YELLOWTAIL SASHIMI stage reading in Minneapolis, 1/23

Lao American writer Saymoukda Vongsay has announced that she would love it if you came to the stage-reading of her work in-progress play, YELLOWTAIL SASHIMI. She's really looking to get audience feedback to make it better as she fleshes it out. "Please come January 23 at 7:30pm at the Playwrights Center, but please reserve your tickets! ★★ its free!! ★★"

It's good to see she is actively at work at her next contribution to Speculative Theater to follow up Kung Fu Zombies vs. Cannibals.YELLOWTAIL SASHIMI promises to be another interesting project from her. It's also exciting to see that Mu Performing Arts is providing significant support to Lao American theater to develop on its own terms rather than catering to conventional expectations, especially as the Lao community marks forty years in diaspora this year.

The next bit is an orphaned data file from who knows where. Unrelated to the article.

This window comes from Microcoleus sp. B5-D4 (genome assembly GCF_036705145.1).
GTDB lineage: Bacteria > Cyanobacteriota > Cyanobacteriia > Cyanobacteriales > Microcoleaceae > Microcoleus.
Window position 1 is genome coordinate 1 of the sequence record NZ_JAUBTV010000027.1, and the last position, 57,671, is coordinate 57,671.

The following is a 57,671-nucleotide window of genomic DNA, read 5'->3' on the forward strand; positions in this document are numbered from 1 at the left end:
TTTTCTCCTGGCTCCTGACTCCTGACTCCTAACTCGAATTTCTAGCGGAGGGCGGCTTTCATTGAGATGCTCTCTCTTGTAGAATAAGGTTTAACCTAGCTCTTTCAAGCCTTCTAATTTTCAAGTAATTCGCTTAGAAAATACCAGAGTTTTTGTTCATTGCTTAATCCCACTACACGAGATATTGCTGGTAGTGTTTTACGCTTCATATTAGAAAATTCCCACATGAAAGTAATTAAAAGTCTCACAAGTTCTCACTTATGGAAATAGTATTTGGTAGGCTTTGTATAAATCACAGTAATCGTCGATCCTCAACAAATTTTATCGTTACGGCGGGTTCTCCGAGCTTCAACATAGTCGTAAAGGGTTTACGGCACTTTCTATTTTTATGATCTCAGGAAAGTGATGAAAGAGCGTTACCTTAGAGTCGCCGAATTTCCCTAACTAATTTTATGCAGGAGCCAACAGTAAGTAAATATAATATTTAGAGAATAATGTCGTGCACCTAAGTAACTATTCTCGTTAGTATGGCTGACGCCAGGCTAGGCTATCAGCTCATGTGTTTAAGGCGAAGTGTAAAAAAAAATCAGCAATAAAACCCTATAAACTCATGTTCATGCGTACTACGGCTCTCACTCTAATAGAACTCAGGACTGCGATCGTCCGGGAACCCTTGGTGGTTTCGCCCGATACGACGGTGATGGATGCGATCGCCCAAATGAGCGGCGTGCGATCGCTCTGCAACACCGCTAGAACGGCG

The Playwright’s Center is located at 2301 East Franklin Avenue in Minneapolis. It is showing on Friday, January 23 at 7:30pm. YELLOWTAIL SASHIMI by Saymoukda Vongsay is being directed by Scotty Gunderson.

The synopisis is "Three generations of Lao Americans – a grandmother waiting to die, twin sisters (one in love with an asianphile, one struggling to come out), and a buffalo boy with zero effs to give – are connected by folktales and ominous dreams."

This is a work in progress. As those who were following the development of Kung Fu Zombies vs. Cannibals will remember, often a play like this goes through many radical changes between its initial readings and the final production that's considered "stage-worthy."

Thursday, January 15, 2015

Laotian American poetry collection Dance Among Elephants available now for pre-sale

Sahtu Press officially announced that pre-sale orders for Krysada Panusith Phounsiri's debut Lao American poetry collection, Dance Among Elephants have now opened.